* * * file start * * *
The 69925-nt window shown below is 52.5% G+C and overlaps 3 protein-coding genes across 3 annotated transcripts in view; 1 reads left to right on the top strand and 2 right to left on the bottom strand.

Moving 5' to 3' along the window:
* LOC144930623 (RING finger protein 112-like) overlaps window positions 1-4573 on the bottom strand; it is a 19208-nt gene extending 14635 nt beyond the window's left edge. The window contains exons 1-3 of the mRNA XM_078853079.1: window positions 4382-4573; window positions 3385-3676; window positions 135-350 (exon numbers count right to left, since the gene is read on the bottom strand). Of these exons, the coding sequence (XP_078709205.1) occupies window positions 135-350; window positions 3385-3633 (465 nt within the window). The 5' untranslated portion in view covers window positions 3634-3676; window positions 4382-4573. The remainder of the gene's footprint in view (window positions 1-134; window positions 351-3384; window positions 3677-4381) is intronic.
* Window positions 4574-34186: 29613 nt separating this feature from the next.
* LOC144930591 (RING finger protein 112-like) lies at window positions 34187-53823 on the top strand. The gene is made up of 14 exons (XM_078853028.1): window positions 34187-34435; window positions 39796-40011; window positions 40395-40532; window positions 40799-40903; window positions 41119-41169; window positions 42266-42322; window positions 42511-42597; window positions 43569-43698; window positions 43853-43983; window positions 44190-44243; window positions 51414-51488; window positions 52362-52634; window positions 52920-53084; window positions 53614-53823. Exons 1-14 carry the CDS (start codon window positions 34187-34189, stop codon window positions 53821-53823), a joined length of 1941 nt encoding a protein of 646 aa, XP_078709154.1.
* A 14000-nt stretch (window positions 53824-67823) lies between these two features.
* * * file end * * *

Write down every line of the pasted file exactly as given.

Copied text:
The 69925-nt window shown below is 52.5% G+C and overlaps 3 protein-coding genes across 3 annotated transcripts in view; 1 reads left to right on the top strand and 2 right to left on the bottom strand.

Moving 5' to 3' along the window:
* LOC144930623 (RING finger protein 112-like) overlaps window positions 1-4573 on the bottom strand; it is a 19208-nt gene extending 14635 nt beyond the window's left edge. The window contains exons 1-3 of the mRNA XM_078853079.1: window positions 4382-4573; window positions 3385-3676; window positions 135-350 (exon numbers count right to left, since the gene is read on the bottom strand). Of these exons, the coding sequence (XP_078709205.1) occupies window positions 135-350; window positions 3385-3633 (465 nt within the window). The 5' untranslated portion in view covers window positions 3634-3676; window positions 4382-4573. The remainder of the gene's footprint in view (window positions 1-134; window positions 351-3384; window positions 3677-4381) is intronic.
* Window positions 4574-34186: 29613 nt separating this feature from the next.
* LOC144930591 (RING finger protein 112-like) lies at window positions 34187-53823 on the top strand. The gene is made up of 14 exons (XM_078853028.1): window positions 34187-34435; window positions 39796-40011; window positions 40395-40532; window positions 40799-40903; window positions 41119-41169; window positions 42266-42322; window positions 42511-42597; window positions 43569-43698; window positions 43853-43983; window positions 44190-44243; window positions 51414-51488; window positions 52362-52634; window positions 52920-53084; window positions 53614-53823. Exons 1-14 carry the CDS (start codon window positions 34187-34189, stop codon window positions 53821-53823), a joined length of 1941 nt encoding a protein of 646 aa, XP_078709154.1.
* A 14000-nt stretch (window positions 53824-67823) lies between these two features.